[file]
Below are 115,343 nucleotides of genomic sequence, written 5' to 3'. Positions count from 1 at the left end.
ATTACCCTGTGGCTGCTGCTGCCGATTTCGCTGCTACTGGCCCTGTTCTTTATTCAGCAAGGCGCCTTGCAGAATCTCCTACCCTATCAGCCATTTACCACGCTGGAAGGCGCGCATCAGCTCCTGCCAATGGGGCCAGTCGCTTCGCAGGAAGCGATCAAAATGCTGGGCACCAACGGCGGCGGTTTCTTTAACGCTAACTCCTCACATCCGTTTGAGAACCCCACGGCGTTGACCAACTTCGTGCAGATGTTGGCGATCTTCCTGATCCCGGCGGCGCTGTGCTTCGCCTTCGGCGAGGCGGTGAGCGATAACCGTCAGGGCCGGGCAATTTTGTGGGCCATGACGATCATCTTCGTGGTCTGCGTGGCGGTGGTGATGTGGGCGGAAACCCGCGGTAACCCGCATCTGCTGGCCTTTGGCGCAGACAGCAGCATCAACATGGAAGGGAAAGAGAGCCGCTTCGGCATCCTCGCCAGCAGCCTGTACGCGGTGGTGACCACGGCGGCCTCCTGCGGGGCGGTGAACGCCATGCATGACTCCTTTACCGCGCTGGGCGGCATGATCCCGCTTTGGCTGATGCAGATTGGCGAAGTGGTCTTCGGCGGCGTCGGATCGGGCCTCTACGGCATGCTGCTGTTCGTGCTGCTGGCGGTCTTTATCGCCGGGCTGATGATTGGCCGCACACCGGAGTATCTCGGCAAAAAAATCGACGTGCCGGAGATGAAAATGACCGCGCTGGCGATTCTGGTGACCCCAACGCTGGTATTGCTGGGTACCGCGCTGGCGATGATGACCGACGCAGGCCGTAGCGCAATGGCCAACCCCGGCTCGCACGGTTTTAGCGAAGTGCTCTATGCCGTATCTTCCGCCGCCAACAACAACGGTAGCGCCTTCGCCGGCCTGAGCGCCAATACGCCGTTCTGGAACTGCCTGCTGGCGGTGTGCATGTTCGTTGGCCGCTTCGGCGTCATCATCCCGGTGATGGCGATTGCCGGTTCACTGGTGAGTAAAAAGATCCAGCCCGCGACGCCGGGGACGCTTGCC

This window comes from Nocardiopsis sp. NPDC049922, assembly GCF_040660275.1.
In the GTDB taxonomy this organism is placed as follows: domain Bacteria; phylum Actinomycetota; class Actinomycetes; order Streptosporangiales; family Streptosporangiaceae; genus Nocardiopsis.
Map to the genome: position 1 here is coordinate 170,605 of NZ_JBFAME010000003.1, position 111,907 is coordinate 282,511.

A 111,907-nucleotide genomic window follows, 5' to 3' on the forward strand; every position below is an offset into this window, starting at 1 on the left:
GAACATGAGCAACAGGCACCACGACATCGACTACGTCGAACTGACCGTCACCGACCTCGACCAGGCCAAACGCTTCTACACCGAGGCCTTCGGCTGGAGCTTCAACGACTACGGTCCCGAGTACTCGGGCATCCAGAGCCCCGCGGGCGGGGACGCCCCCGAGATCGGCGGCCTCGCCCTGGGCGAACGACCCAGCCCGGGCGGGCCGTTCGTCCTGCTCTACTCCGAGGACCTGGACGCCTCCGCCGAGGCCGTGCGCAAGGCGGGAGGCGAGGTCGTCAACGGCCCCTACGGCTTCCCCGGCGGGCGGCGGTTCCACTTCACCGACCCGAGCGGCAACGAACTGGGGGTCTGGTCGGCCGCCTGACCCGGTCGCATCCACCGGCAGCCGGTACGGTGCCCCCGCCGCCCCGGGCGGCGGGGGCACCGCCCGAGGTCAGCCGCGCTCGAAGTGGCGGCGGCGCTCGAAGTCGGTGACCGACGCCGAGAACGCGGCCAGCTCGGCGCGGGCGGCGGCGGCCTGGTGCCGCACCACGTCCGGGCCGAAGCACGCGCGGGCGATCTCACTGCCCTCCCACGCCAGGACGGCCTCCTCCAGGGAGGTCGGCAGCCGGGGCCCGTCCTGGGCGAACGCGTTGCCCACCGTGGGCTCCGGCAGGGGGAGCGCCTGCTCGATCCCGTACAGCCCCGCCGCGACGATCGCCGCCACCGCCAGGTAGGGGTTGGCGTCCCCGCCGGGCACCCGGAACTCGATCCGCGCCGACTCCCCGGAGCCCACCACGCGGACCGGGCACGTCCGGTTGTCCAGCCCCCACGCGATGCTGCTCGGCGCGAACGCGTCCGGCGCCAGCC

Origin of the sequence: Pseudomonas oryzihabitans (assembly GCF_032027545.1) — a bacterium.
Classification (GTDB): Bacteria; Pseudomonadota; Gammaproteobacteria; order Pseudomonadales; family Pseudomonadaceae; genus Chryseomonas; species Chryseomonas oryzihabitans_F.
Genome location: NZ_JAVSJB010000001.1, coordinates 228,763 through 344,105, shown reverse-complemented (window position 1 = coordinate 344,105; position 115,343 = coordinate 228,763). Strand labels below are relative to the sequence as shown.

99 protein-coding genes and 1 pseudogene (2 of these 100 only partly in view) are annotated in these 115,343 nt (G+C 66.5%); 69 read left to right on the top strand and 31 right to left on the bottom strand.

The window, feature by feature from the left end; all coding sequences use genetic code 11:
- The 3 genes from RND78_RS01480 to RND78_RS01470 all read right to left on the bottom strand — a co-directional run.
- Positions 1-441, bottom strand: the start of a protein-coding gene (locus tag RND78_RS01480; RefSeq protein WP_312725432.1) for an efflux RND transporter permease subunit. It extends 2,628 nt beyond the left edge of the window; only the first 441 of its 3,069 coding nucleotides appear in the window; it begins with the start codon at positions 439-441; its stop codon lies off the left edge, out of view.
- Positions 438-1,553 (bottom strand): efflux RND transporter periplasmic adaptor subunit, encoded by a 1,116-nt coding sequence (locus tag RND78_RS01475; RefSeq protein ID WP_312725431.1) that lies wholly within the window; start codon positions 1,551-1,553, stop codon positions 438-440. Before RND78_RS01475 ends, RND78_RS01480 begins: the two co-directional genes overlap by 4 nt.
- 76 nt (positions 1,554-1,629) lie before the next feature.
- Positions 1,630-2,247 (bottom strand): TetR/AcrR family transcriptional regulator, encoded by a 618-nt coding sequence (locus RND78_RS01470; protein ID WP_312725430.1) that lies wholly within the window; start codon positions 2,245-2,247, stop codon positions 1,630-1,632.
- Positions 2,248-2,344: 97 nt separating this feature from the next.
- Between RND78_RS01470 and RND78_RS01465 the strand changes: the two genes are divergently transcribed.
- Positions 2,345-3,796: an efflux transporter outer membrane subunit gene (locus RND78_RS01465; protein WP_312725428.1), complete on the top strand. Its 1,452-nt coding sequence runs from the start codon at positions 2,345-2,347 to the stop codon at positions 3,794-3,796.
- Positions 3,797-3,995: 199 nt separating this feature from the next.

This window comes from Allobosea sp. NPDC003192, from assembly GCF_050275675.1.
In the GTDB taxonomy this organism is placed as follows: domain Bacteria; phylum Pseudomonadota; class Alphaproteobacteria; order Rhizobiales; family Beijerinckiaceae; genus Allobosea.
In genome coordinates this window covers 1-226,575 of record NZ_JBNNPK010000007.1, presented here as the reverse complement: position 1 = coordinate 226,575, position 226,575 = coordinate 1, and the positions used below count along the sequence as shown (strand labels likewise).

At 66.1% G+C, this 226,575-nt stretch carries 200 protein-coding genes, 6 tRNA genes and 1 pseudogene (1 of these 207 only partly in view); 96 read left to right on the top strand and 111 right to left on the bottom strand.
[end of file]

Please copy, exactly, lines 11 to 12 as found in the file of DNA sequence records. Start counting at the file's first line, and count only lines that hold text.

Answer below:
99 protein-coding genes and 1 pseudogene (2 of these 100 only partly in view) are annotated in these 115,343 nt (G+C 66.5%); 69 read left to right on the top strand and 31 right to left on the bottom strand.

The window, feature by feature from the left end; all coding sequences use genetic code 11: